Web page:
Andrea LeFort: Personal Safety

Heritage Group meeting of February  20, 2020.

Constable Andrea LeFort is with the Winnipeg Police Service in the Community Resource Unit, Diversity and Crime Prevention Section.  Her specialty is “Active Shooters”.  She is a part time firearms instructor and deals with extreme violence and the use of weapons, and she “absolutely loves it”.

There are 3 keys to personal safety:

  1. Be aware of your surroundings
  2. Consider the risks associated with an area
  3. Have a plan as to what you will do

Andrea began by asking the group to identify issues in a number of photos that she flashed on the overhead: a person walking down the street, texting or talking on a phone, a woman in large sunglasses with her hair in her face (no peripheral vision), a purse wide open on the back of a chair, someone with both hands occupied.  One was of a pole wrapped in padding to prevent injury and someone with a phone walking right into it.  Apparently this was happening so often in India that poles on sidewalks are being padded to prevention injury.

Andrea then presented a series of simple but useful ways we can help to maximize our own day-to-day personal safety.

Walking Safety Tips

MabelAmber / Pixabay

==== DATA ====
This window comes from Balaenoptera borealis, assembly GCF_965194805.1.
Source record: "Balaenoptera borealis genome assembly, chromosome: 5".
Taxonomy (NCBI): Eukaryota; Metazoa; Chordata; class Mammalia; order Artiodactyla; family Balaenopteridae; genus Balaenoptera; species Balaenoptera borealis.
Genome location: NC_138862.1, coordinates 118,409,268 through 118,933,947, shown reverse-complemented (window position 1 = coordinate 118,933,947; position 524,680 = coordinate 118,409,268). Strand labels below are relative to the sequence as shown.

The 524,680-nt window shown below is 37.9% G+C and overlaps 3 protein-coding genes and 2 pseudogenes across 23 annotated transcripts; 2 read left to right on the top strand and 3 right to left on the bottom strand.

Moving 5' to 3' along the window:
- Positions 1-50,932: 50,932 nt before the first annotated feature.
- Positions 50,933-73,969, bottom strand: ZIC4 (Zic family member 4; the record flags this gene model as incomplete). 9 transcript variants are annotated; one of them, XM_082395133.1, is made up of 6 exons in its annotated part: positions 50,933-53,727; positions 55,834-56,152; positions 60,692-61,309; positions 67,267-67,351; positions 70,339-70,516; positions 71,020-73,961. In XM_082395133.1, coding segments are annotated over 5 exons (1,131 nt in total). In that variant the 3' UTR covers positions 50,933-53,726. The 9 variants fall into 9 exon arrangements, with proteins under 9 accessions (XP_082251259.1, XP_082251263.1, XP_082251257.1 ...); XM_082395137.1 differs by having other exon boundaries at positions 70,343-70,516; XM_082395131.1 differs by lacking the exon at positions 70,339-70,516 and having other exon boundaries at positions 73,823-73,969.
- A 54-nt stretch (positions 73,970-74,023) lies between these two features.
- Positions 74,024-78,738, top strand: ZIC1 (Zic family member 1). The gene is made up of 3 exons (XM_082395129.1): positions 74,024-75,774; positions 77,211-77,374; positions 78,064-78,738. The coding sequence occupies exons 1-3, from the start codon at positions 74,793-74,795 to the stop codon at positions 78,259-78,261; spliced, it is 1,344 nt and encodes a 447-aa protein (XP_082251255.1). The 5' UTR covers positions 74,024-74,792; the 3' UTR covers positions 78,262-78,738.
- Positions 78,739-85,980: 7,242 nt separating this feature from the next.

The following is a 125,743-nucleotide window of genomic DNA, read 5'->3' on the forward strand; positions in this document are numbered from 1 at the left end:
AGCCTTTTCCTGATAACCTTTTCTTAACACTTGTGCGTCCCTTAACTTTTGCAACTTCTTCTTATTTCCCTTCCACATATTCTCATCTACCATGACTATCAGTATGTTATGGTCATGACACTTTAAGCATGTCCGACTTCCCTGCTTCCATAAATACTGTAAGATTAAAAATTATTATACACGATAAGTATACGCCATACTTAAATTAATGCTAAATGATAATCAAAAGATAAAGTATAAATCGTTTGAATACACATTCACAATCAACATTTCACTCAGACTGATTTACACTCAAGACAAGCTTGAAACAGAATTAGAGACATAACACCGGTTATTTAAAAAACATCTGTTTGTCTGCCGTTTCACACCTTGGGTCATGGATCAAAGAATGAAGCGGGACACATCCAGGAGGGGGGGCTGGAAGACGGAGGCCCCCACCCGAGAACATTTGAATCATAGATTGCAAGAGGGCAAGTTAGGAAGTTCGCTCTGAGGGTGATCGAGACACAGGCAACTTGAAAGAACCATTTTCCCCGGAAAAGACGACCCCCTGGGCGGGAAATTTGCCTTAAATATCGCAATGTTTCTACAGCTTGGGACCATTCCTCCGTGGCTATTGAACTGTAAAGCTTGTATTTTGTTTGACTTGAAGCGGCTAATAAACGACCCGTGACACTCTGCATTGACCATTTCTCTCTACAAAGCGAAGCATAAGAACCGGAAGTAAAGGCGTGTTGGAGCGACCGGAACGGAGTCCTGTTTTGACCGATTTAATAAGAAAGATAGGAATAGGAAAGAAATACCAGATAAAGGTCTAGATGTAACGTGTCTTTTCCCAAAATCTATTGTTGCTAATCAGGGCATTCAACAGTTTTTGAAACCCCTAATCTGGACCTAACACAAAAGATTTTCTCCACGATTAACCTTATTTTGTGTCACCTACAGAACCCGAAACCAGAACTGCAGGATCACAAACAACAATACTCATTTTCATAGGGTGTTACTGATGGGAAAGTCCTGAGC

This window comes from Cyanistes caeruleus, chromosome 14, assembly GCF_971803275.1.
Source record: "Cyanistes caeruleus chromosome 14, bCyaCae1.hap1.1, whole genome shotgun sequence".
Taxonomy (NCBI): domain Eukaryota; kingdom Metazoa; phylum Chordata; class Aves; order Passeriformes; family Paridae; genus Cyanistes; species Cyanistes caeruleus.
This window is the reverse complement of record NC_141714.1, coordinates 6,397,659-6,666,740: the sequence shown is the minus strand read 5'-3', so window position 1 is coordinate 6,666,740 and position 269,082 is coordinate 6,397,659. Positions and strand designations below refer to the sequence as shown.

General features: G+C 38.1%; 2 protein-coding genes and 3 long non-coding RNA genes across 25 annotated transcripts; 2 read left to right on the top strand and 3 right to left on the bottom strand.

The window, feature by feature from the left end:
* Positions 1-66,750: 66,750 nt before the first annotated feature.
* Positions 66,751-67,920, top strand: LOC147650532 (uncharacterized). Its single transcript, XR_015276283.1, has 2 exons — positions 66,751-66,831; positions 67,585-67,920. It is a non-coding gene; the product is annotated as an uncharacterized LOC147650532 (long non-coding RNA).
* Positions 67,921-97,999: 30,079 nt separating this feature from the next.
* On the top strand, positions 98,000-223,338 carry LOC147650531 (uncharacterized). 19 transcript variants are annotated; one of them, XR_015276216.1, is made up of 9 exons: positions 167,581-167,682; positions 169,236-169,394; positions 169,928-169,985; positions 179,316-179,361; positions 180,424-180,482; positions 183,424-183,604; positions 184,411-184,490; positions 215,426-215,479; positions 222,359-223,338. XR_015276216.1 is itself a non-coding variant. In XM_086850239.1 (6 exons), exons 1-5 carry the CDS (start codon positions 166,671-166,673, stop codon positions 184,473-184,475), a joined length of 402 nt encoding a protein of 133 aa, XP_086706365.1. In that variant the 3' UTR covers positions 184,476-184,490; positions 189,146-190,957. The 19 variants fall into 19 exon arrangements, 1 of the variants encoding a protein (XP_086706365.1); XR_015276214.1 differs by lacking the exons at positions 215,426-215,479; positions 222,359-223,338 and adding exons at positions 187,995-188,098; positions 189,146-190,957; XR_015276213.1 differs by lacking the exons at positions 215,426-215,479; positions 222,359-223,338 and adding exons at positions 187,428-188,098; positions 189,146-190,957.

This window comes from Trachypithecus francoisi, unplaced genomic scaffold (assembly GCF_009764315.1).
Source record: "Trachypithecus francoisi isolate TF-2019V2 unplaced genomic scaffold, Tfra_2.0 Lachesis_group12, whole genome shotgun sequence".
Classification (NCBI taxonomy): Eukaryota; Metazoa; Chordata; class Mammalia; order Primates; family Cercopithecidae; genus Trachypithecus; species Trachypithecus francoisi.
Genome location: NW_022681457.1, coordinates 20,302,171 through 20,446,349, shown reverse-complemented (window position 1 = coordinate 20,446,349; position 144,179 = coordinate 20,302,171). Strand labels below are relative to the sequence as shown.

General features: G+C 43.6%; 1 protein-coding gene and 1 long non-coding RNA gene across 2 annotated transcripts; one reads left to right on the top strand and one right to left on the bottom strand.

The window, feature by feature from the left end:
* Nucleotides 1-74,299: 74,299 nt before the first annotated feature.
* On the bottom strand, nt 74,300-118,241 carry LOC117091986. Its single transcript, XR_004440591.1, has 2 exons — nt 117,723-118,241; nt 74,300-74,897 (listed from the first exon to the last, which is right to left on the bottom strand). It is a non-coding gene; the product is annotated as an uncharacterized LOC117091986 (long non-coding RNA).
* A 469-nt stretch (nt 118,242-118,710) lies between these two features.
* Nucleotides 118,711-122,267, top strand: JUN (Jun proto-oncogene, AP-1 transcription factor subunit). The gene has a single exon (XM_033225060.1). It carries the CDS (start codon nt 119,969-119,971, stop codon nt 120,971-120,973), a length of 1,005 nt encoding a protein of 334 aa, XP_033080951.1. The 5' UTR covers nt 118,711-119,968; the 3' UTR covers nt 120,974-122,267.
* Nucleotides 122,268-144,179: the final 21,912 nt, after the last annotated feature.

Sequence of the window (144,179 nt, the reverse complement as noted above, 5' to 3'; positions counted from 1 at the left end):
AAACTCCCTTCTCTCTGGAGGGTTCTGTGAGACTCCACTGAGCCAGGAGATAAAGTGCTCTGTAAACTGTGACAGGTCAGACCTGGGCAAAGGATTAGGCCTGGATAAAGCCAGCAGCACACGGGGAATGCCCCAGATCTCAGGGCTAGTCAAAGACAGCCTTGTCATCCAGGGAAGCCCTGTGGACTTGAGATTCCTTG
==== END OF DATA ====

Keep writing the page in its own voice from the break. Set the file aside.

• Walk confidently, but cautiously.
    • Avoid using cellphones or other electronic devices; stay alert.
  • Create a situation that gives you options – from the alleys, small alcoves, and the street.
    • Stay alert where you might be pushed into the street or an alley by another pedestrian.
    • Thieves in stolen vehicles do not tend to follow the rules of the road; they speed, go through red lights and drive onto sidewalks. Walk with lots of sidewalk space between you and traffic so you have a better chance to get out of the way.
    • If there’s no sidewalk, walk on the street facing traffic.
  • Don’t wear flashy clothing or accessories (offenders do not want to get caught, so they pick easy, unassuming targets).
  • Keep to well travelled areas.
    • Avoid unfamiliar areas and shortcuts.  A blind alley with no obvious exit may be a tempting shortcut to your car when it is -30C.
    • Increasing safety may require decreasing convenience.
  • Know the exact address of your destination (What’s your best friend’s address?  You can probably tell the street name but what is the number?)
    • 911 must know exactly where you are (“the house with the green door” won’t cut it).
  • Have a mitigation plan.
    • If someone is too close behind you, step aside and let them pass.
    • If you feel you are being followed, change directions, enter a store or area with lots of people, walk a block or two out of the way if you have to.